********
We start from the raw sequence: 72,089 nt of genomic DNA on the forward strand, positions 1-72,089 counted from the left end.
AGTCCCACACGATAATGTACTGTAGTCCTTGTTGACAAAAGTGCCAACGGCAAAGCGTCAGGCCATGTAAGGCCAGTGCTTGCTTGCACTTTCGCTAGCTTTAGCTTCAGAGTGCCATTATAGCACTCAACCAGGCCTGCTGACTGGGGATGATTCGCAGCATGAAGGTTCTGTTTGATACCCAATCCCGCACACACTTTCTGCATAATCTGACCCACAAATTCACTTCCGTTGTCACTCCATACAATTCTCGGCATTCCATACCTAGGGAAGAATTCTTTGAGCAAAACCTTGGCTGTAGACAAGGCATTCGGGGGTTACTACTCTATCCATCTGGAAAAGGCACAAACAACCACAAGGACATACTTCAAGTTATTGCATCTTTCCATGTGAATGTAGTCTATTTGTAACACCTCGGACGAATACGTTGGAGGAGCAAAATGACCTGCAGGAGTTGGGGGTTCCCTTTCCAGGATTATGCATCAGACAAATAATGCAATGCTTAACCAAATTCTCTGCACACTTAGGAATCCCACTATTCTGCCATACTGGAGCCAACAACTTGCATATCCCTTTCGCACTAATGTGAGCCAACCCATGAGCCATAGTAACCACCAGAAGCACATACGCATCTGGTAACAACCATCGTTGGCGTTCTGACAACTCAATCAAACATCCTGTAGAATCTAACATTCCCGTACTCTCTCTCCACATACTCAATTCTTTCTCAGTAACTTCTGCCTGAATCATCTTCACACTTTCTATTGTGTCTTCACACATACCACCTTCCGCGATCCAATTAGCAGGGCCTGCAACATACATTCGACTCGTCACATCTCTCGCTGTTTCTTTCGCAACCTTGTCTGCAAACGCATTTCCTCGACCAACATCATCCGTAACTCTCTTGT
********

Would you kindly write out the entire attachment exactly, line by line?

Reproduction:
We start from the raw sequence: 72,089 nt of genomic DNA on the forward strand, positions 1-72,089 counted from the left end.
AGTCCCACACGATAATGTACTGTAGTCCTTGTTGACAAAAGTGCCAACGGCAAAGCGTCAGGCCATGTAAGGCCAGTGCTTGCTTGCACTTTCGCTAGCTTTAGCTTCAGAGTGCCATTATAGCACTCAACCAGGCCTGCTGACTGGGGATGATTCGCAGCATGAAGGTTCTGTTTGATACCCAATCCCGCACACACTTTCTGCATAATCTGACCCACAAATTCACTTCCGTTGTCACTCCATACAATTCTCGGCATTCCATACCTAGGGAAGAATTCTTTGAGCAAAACCTTGGCTGTAGACAAGGCATTCGGGGGTTACTACTCTATCCATCTGGAAAAGGCACAAACAACCACAAGGACATACTTCAAGTTATTGCATCTTTCCATGTGAATGTAGTCTATTTGTAACACCTCGGACGAATACGTTGGAGGAGCAAAATGACCTGCAGGAGTTGGGGGTTCCCTTTCCAGGATTATGCATCAGACAAATAATGCAATGCTTAACCAAATTCTCTGCACACTTAGGAATCCCACTATTCTGCCATACTGGAGCCAACAACTTGCATATCCCTTTCGCACTAATGTGAGCCAACCCATGAGCCATAGTAACCACCAGAAGCACATACGCATCTGGTAACAACCATCGTTGGCGTTCTGACAACTCAATCAAACATCCTGTAGAATCTAACATTCCCGTACTCTCTCTCCACATACTCAATTCTTTCTCAGTAACTTCTGCCTGAATCATCTTCACACTTTCTATTGTGTCTTCACACATACCACCTTCCGCGATCCAATTAGCAGGGCCTGCAACATACATTCGACTCGTCACATCTCTCGCTGTTTCTTTCGCAACCTTGTCTGCAAACGCATTTCCTCGACCAACATCATCCGTAACTCTCTTGT